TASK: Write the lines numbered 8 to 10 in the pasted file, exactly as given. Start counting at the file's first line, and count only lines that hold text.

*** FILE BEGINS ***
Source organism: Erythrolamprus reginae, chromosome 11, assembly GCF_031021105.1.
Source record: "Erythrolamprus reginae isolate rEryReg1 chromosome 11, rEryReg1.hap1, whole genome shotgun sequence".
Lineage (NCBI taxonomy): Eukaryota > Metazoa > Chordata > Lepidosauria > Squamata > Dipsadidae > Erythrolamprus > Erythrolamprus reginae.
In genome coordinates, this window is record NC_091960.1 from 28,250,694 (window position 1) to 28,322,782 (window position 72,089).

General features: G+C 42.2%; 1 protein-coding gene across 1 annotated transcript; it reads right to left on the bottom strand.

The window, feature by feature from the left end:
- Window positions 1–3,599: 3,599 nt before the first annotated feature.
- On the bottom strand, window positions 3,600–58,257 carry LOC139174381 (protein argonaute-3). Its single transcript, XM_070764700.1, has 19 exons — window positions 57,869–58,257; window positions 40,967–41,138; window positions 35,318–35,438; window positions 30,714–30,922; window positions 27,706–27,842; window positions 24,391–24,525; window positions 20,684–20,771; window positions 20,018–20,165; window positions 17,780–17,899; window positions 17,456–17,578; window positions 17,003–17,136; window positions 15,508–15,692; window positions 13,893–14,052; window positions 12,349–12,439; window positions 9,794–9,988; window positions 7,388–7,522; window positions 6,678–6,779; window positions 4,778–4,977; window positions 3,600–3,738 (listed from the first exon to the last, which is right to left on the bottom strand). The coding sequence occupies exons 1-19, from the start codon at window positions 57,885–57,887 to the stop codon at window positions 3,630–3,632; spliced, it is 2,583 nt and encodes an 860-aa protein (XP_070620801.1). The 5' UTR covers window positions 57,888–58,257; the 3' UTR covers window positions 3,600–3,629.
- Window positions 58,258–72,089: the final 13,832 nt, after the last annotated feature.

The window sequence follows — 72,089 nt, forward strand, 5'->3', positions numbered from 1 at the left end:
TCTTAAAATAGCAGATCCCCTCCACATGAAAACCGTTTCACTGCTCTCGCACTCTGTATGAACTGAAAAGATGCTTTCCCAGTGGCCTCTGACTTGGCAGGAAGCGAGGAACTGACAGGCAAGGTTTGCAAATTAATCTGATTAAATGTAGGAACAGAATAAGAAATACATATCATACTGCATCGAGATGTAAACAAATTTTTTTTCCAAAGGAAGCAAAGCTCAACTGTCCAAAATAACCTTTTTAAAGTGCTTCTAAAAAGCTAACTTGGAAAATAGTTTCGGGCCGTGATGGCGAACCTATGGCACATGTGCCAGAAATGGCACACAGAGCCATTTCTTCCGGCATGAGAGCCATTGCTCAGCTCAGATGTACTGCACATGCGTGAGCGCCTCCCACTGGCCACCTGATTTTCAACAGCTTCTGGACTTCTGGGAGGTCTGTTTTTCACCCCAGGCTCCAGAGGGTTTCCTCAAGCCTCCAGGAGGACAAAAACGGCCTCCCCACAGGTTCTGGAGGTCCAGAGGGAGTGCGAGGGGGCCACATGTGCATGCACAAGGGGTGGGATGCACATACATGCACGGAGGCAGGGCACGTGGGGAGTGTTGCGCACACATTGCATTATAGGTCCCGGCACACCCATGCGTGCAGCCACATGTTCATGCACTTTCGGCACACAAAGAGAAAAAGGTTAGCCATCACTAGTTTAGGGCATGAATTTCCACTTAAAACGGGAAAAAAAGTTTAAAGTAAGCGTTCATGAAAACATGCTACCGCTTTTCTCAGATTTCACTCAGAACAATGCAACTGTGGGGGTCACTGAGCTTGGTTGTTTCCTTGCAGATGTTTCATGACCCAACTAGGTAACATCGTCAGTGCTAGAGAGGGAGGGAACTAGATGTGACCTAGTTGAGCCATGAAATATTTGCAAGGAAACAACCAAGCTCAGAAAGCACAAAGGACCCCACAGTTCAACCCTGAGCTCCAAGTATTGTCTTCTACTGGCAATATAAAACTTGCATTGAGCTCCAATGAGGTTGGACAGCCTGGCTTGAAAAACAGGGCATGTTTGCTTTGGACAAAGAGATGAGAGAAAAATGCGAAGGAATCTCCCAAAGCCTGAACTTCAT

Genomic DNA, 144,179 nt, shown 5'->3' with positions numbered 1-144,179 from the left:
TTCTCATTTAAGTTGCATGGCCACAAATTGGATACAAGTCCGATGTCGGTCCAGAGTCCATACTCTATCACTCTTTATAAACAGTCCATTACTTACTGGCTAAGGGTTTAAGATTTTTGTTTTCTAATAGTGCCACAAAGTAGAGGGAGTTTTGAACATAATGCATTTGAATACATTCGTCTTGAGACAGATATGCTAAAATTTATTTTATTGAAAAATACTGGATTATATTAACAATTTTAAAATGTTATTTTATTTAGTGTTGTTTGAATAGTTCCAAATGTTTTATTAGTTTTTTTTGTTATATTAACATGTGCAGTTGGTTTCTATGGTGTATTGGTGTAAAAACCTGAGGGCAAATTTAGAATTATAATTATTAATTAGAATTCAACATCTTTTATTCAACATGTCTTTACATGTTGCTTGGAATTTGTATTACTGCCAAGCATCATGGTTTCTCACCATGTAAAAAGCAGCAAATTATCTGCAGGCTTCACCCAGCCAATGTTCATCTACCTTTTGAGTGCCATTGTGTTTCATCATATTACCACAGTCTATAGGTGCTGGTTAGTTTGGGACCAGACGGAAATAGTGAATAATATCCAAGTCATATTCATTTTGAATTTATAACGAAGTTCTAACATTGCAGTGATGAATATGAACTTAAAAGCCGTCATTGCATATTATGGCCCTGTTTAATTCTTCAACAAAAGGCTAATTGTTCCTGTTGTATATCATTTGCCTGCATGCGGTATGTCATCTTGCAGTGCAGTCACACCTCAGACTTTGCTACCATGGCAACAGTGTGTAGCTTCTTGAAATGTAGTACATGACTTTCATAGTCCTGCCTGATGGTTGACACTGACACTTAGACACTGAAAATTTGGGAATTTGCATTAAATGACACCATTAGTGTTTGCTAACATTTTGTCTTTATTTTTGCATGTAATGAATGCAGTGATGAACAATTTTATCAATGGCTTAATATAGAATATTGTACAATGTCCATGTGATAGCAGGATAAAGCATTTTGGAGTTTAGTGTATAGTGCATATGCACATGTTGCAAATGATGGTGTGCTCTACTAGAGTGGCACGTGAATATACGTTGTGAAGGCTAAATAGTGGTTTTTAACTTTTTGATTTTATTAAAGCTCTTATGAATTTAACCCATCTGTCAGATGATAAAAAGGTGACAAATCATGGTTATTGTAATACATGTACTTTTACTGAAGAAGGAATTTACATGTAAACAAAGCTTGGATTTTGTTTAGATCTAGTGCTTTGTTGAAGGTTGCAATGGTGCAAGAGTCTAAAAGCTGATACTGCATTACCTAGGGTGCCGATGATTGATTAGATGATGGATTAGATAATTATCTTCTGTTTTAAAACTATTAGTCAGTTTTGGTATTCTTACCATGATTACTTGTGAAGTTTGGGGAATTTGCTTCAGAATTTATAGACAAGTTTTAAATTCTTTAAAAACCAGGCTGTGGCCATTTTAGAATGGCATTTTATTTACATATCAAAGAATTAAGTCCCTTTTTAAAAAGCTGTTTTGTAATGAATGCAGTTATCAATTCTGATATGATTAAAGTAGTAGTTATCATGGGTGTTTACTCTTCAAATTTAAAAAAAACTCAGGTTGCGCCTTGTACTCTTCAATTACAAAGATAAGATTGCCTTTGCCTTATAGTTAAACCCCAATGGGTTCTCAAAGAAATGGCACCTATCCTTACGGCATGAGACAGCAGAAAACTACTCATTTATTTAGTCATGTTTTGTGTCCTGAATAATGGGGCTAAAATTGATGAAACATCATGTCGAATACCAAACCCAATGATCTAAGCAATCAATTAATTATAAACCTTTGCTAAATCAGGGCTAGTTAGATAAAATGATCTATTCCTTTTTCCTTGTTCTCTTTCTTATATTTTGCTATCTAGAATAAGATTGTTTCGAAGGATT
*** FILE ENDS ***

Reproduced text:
- On the bottom strand, window positions 3,600–58,257 carry LOC139174381 (protein argonaute-3). Its single transcript, XM_070764700.1, has 19 exons — window positions 57,869–58,257; window positions 40,967–41,138; window positions 35,318–35,438; window positions 30,714–30,922; window positions 27,706–27,842; window positions 24,391–24,525; window positions 20,684–20,771; window positions 20,018–20,165; window positions 17,780–17,899; window positions 17,456–17,578; window positions 17,003–17,136; window positions 15,508–15,692; window positions 13,893–14,052; window positions 12,349–12,439; window positions 9,794–9,988; window positions 7,388–7,522; window positions 6,678–6,779; window positions 4,778–4,977; window positions 3,600–3,738 (listed from the first exon to the last, which is right to left on the bottom strand). The coding sequence occupies exons 1-19, from the start codon at window positions 57,885–57,887 to the stop codon at window positions 3,630–3,632; spliced, it is 2,583 nt and encodes an 860-aa protein (XP_070620801.1). The 5' UTR covers window positions 57,888–58,257; the 3' UTR covers window positions 3,600–3,629.
- Window positions 58,258–72,089: the final 13,832 nt, after the last annotated feature.

The window sequence follows — 72,089 nt, forward strand, 5'->3', positions numbered from 1 at the left end: